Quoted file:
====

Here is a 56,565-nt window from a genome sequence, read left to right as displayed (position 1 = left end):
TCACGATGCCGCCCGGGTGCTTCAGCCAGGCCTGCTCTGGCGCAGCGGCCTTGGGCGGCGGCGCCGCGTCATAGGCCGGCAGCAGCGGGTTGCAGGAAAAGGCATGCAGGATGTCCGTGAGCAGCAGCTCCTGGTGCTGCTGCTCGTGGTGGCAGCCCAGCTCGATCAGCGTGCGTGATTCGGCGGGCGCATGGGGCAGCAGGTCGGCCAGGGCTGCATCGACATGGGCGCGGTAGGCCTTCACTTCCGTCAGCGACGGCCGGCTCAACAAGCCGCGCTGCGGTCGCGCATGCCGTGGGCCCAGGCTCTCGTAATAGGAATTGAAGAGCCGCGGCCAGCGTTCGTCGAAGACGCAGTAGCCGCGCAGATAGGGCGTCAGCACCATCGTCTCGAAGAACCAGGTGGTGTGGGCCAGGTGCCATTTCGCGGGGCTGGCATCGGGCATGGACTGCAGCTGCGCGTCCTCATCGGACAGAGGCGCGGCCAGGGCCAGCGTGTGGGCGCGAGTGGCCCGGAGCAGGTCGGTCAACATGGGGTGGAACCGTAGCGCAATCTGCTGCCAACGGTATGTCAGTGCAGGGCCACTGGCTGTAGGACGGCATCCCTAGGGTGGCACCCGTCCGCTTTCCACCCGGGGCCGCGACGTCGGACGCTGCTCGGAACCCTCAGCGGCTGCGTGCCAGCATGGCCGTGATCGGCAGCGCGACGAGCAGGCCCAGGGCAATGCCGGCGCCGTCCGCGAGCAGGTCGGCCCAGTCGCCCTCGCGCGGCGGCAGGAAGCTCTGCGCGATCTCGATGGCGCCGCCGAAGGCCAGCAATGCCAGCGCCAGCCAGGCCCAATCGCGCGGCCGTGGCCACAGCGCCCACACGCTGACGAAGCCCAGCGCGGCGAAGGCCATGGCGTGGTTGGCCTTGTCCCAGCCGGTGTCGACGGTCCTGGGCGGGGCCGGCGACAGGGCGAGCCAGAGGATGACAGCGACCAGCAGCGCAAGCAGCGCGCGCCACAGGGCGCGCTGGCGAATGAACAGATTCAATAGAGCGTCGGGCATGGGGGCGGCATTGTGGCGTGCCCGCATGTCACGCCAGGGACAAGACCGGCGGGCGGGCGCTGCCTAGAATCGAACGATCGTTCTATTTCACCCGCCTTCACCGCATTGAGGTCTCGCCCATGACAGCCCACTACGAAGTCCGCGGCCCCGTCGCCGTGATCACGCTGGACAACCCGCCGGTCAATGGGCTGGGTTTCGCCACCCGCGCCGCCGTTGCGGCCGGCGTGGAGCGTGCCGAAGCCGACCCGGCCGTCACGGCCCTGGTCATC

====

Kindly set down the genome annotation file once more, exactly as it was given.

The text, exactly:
Here is a 56,565-nt window from a genome sequence, read left to right as displayed (position 1 = left end):
TCACGATGCCGCCCGGGTGCTTCAGCCAGGCCTGCTCTGGCGCAGCGGCCTTGGGCGGCGGCGCCGCGTCATAGGCCGGCAGCAGCGGGTTGCAGGAAAAGGCATGCAGGATGTCCGTGAGCAGCAGCTCCTGGTGCTGCTGCTCGTGGTGGCAGCCCAGCTCGATCAGCGTGCGTGATTCGGCGGGCGCATGGGGCAGCAGGTCGGCCAGGGCTGCATCGACATGGGCGCGGTAGGCCTTCACTTCCGTCAGCGACGGCCGGCTCAACAAGCCGCGCTGCGGTCGCGCATGCCGTGGGCCCAGGCTCTCGTAATAGGAATTGAAGAGCCGCGGCCAGCGTTCGTCGAAGACGCAGTAGCCGCGCAGATAGGGCGTCAGCACCATCGTCTCGAAGAACCAGGTGGTGTGGGCCAGGTGCCATTTCGCGGGGCTGGCATCGGGCATGGACTGCAGCTGCGCGTCCTCATCGGACAGAGGCGCGGCCAGGGCCAGCGTGTGGGCGCGAGTGGCCCGGAGCAGGTCGGTCAACATGGGGTGGAACCGTAGCGCAATCTGCTGCCAACGGTATGTCAGTGCAGGGCCACTGGCTGTAGGACGGCATCCCTAGGGTGGCACCCGTCCGCTTTCCACCCGGGGCCGCGACGTCGGACGCTGCTCGGAACCCTCAGCGGCTGCGTGCCAGCATGGCCGTGATCGGCAGCGCGACGAGCAGGCCCAGGGCAATGCCGGCGCCGTCCGCGAGCAGGTCGGCCCAGTCGCCCTCGCGCGGCGGCAGGAAGCTCTGCGCGATCTCGATGGCGCCGCCGAAGGCCAGCAATGCCAGCGCCAGCCAGGCCCAATCGCGCGGCCGTGGCCACAGCGCCCACACGCTGACGAAGCCCAGCGCGGCGAAGGCCATGGCGTGGTTGGCCTTGTCCCAGCCGGTGTCGACGGTCCTGGGCGGGGCCGGCGACAGGGCGAGCCAGAGGATGACAGCGACCAGCAGCGCAAGCAGCGCGCGCCACAGGGCGCGCTGGCGAATGAACAGATTCAATAGAGCGTCGGGCATGGGGGCGGCATTGTGGCGTGCCCGCATGTCACGCCAGGGACAAGACCGGCGGGCGGGCGCTGCCTAGAATCGAACGATCGTTCTATTTCACCCGCCTTCACCGCATTGAGGTCTCGCCCATGACAGCCCACTACGAAGTCCGCGGCCCCGTCGCCGTGATCACGCTGGACAACCCGCCGGTCAATGGGCTGGGTTTCGCCACCCGCGCCGCCGTTGCGGCCGGCGTGGAGCGTGCCGAAGCCGACCCGGCCGTCACGGCCCTGGTCATC